Gold retreats despite survey showing healthy central bank demand
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Gold retreats despite survey showing healthy central bank demand

  • Gold edges lower as risk-on dominates the market, preferencing riskier assets over safe-havens.
  • A survey by the World Gold Council expects central-bank demand to remain sturdy in 2024, adding a backwind to Gold price.
  • XAU/USD continues forming a bearish Head-and-Shoulders pattern on the daily chart. 

Gold (XAU/USD) price edges lower, exchanging hands in the $2,310s on Tuesday as an overall positive risk tone to markets weighs on the safe-haven precious metal. The decline comes despite a survey from the World Gold Council (WGC) showing respondents expect demand to remain strong in 2024.  

Gold retreats as risk-on dominates markets

Gold declines over a quarter of a percent on Tuesday as demand for riskier assets diverts attention away from the safety-linked Gold.

US stock indexes reached new all-time highs on Monday on the back of another rally in tech stocks. The good mood continued into the Asian session when most bourses in the East also booked gains. 

Current market expectations see the US Federal Reserve (Fed) making a 0.25% cut to the Fed Funds Rate by September, as roughly 55% probable. This comes despite the Fed upping its estimate of the future path of interest rates at its June meeting – a negative for non-yielding Gold.

Gold survey shows central-bank buying bonanza to last

Central banks are purported to now account for about a quarter of total Gold purchases, and demand from the sector is likely to remain strong in 2024, according to a survey by the World Gold Council, published on Tuesday. 

The WGC’s “2024 Central Banks Gold Reserves Survey” results showed that 81% of respondents expected overall central-bank Gold reserves to increase in 2024, 19% for them to remain the same, and none to fall. 

This was higher than the 2023 survey results, which showed 71% expected overall central bank reserves to increase, against 28% that they would remain unchanged and 1% that they would fall.

It was the highest percentage of respondents who expected reserves to increase since the WGC first started the survey in 2019. 

When asked whether they expected their central bank specifically to increase its Gold reserves in 2024, 29% said they thought it would, 68% thought it would remain unchanged and only 3% expected it to fall. This was also the highest percentage of affirmations for the question since the survey began. 

The most important driver for central banks to hoard Gold was as a “long-term store of value/inflation hedge” according to the survey, with 42% rating it as a “highly relevant factor” in its decision-making process.

The survey findings suggest longer-term demand for Gold from central banks is likely to remain robust – a supportive factor for the Gold price.

Technical Analysis: Gold forms Head-and-Shoulders top

Gold appears to be completing a bearish Head-and-Shoulders (H&S) price pattern on the daily chart. These patterns tend to occur at market tops and signal a change of trend. 

XAU/USD Daily Chart

The H&S on Gold has completed a left and right shoulder (labeled “S”) and a “head” (labeled “H”). The so-called “neckline” of the pattern appears to be at the $2,279 support level (red line). 

The declining momentum signaled by the Relative Strength Index (RSI) during its development corroborates the pattern.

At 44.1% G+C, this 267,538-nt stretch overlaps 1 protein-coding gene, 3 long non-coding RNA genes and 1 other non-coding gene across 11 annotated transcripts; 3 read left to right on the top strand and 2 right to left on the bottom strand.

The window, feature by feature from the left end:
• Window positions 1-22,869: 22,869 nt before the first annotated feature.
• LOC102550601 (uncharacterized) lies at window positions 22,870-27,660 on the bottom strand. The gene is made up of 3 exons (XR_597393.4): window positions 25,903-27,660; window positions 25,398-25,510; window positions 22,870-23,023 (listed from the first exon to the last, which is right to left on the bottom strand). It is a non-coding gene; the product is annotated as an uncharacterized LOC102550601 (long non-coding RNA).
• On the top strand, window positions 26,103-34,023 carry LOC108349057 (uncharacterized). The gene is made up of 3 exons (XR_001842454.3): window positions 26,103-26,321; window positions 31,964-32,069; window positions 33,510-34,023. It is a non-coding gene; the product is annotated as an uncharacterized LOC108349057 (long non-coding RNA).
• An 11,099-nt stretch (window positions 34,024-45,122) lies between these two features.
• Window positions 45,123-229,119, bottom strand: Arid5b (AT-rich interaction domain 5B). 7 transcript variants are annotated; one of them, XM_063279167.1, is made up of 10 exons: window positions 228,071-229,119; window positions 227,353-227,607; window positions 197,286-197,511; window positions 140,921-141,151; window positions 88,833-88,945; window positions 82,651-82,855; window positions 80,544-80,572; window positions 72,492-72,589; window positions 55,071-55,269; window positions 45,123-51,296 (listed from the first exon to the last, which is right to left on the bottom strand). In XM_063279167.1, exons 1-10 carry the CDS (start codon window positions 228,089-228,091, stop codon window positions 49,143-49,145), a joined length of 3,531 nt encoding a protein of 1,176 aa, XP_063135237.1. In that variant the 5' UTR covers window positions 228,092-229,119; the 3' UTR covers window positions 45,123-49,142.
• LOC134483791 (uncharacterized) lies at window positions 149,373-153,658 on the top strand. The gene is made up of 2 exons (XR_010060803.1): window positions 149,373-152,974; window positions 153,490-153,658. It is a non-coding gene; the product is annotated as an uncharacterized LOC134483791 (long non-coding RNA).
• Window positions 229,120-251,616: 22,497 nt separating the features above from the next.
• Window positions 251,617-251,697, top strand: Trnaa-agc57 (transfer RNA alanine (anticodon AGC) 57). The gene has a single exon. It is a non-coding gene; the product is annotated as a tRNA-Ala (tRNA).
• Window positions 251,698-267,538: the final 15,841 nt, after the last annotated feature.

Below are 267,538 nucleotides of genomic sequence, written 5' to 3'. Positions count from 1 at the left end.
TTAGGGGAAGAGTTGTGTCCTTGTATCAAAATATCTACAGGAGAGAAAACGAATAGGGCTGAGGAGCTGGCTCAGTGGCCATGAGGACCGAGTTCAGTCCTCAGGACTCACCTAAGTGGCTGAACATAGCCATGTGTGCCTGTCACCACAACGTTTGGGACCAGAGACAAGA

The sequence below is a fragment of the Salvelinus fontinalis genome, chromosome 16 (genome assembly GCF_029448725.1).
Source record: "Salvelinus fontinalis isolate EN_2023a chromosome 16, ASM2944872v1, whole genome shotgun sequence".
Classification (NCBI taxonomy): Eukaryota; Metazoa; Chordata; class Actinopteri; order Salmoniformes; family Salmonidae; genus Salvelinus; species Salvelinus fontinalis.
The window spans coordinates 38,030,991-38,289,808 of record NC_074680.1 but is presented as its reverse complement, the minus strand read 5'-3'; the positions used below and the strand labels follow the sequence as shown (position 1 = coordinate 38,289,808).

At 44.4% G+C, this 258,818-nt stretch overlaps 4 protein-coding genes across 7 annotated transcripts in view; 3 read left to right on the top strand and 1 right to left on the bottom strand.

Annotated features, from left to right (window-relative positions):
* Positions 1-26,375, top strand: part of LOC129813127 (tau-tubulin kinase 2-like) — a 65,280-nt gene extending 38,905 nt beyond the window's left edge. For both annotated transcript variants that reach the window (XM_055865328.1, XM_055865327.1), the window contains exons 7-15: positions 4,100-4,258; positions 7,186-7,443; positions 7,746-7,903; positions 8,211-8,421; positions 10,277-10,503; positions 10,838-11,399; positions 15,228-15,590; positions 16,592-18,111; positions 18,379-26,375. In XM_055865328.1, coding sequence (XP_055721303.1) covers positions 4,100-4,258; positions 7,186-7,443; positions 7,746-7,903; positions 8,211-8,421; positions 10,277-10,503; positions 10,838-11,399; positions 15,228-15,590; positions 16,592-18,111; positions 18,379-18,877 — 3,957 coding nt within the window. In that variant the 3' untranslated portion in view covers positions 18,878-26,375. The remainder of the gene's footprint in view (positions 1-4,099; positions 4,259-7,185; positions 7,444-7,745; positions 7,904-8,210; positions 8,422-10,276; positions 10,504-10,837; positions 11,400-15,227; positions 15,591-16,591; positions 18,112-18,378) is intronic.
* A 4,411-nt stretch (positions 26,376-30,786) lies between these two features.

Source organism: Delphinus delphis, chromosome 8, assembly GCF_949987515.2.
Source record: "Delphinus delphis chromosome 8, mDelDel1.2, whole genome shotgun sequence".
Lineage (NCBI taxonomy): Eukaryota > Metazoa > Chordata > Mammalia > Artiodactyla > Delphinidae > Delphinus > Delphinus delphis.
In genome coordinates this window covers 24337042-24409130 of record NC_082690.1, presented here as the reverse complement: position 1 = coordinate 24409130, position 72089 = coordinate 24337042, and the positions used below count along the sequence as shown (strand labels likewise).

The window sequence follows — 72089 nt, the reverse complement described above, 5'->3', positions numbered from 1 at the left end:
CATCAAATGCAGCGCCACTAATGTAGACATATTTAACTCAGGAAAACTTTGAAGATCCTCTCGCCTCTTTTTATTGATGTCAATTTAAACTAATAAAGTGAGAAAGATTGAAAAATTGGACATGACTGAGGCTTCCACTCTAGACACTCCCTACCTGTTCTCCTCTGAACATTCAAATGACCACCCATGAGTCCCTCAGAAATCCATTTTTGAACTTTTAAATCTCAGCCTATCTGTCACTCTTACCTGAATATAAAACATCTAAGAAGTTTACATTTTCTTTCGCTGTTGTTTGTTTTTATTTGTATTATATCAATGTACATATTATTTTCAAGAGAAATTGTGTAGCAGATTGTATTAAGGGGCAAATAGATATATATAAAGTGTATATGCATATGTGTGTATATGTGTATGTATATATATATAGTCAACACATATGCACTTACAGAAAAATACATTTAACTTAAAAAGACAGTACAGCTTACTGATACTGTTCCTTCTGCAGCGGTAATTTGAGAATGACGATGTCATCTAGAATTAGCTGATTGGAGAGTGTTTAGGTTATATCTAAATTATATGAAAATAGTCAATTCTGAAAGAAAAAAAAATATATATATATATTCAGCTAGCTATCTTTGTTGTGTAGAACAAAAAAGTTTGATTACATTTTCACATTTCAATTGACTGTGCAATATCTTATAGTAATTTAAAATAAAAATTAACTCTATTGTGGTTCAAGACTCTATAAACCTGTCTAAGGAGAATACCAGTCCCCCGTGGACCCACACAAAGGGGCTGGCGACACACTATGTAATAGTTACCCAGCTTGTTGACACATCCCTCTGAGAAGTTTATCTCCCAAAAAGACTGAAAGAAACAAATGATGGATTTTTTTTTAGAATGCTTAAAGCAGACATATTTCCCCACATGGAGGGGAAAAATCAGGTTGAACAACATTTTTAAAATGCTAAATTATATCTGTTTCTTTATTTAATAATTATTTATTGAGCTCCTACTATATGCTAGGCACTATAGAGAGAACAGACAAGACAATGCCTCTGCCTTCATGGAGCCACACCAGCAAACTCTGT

A decisive break below the neckline would validate the H&S pattern and activate downside targets. The first more conservative target would be $2,171, calculated by taking the 0.618 Fibonacci ratio of the height of the pattern and extrapolating it lower from the neckline. The second target would be at $2,106, the full height of the pattern extrapolated lower. 

A break above $2,345, however, would bring the H&S into doubt and could signal a continuation higher, to an initial target at the $2,450 peak. 

Interest rates FAQs

Interest rates are charged by financial institutions on loans to borrowers and are paid as interest to savers and depositors. They are influenced by base lending rates, which are set by central banks in response to changes in the economy. Central banks normally have a mandate to ensure price stability, which in most cases means targeting a core inflation rate of around 2%. If inflation falls below target the central bank may cut base lending rates, with a view to stimulating lending and boosting the economy. If inflation rises substantially above 2% it normally results in the central bank raising base lending rates in an attempt to lower inflation.

Higher interest rates generally help strengthen a country’s currency as they make it a more attractive place for global investors to park their money.

Higher interest rates overall weigh on the price of Gold because they increase the opportunity cost of holding Gold instead of investing in an interest-bearing asset or placing cash in the bank. If interest rates are high that usually pushes up the price of the US Dollar (USD), and since Gold is priced in Dollars, this has the effect of lowering the price of Gold.

The Fed funds rate is the overnight rate at which US banks lend to each other. It is the oft-quoted headline rate set by the Federal Reserve at its FOMC meetings. It is set as a range, for example 4.75%-5.00%, though the upper limit (in that case 5.00%) is the quoted figure. Market expectations for future Fed funds rate are tracked by the CME FedWatch tool, which shapes how many financial markets behave in anticipation of future Federal Reserve monetary policy decisions.